Q: What does the Admissions Committee look for in applications?
A: The Admissions Committee is looking for:
- Evidence of ability to handle a course load of five courses (plus labs) per term, throughout their undergraduate education.
- Service to the community and university, work experience and interpersonal skills.
- An understanding of the profession of Optometry. We strongly encourage job shadowing with an optometrist which means observing eye exams. (A minimum of 8 hours is expected)
- Proof of academic ability and achievement as well as personal qualities, leadership, integrity, motivation, initiative, social awareness, personality, ability to work with others and knowledge of the profession.
- All offers of admission are conditional upon successful completion of the current academic year and requirements. Students admitted must maintain their level of academic performance. The Admissions Committee reserves the right to deny admission to an already admitted student if their academic performance falls below acceptable standards.
You will find detailed information about the selection process at: Doctor of Optometry Selection Process.
Q: I finished my degree some time ago, will this be a disadvantage?
A: Possibly. It is preferable for applicants to have a current understanding of relevant course material. Courses taken more than 10 years ago may be subject to additional review.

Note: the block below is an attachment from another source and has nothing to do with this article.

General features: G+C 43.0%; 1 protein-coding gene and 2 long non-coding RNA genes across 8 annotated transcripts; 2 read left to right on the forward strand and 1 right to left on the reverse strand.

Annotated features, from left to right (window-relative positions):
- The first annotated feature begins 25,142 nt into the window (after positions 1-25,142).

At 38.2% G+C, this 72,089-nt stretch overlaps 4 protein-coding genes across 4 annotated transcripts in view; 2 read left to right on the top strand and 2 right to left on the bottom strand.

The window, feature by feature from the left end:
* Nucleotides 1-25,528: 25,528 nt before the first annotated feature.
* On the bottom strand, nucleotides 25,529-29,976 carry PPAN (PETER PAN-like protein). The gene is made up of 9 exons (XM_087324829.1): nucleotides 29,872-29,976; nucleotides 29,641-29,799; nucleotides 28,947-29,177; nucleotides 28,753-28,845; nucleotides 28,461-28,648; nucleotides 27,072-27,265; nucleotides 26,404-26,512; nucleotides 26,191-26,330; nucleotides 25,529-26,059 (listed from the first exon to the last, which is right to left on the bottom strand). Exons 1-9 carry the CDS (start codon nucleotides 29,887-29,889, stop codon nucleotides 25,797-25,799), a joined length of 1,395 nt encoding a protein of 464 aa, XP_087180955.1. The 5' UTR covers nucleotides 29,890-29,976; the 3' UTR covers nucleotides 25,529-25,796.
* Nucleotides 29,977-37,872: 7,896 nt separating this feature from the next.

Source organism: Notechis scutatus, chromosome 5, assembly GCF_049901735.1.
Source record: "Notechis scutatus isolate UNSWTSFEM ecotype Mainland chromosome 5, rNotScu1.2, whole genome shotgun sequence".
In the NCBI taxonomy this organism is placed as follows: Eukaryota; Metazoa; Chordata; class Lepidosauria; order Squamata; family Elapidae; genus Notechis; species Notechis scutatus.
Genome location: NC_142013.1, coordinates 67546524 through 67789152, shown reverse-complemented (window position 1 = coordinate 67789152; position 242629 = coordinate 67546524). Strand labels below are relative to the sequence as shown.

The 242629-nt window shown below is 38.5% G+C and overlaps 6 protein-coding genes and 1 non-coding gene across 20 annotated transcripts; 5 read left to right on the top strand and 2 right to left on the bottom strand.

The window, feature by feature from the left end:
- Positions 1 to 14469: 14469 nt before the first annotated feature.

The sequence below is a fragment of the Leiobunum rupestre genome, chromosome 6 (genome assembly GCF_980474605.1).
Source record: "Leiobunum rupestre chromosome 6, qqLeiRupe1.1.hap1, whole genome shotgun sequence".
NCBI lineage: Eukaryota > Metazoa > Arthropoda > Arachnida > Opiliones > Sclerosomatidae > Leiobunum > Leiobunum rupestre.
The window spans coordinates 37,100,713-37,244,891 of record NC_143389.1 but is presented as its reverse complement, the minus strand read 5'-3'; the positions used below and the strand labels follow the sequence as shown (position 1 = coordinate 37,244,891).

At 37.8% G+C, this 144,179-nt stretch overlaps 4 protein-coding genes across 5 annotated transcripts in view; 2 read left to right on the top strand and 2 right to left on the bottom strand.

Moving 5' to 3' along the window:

Q: If I do not get an invitation to the Meet & Greet conducted by the Admissions Committee, does that mean I have not been accepted into the program?
A: Unfortunately, applicants who do not receive an invitation to the Meet & Greet will no longer be considered for admission. See Meet & Greet.
Q: If I apply one year and am not admitted, will I have a better chance of being admitted the next year?
A: There is no advantage or disadvantage to applicants based on the number of times you apply to the Doctor of Optometry. Each year there is a separate admissions process through which you are evaluated against the applicants who are applying with you. It is your performance against this cohort, and the admission criteria that determines your admissibility.
Q: How will the different admission criteria be weighted?
A: The relative weight of the defined elements of the admissions process is determined by the Admissions Committee and is not publicly available. Generally speaking, an Offer of Admission will not be made to a student who under-performs on any component of the admissions process. No specific information will be passed back to the applicant regarding their individual performance within the process.
Q: I did not receive an admission offer. Can you provide me with feedback?
A. No, we cannot provide a detailed analysis of each application. Applicants who are unsuccessful are encouraged to carefully review the published admission criteria and self-assess for areas that they may have not met or can work to improve. It is important to remember that Waterloo bases its admission decisions on factors above and beyond an applicant’s GPA. The OD program is extremely competitive with a limited number of seats, and depending on the quality of our applicant pool from year-to-year, it is inevitable that the Admissions Committee must turn away academically strong applicants that fall short in other areas.
Q: Can I arrange to go on a tour of the School of Optometry?
A: Tours of the Optometry building are only offered at the University's March Break Open House and Fall Open House. Due to the heavy use of the building, tours cannot generally be arranged at other times.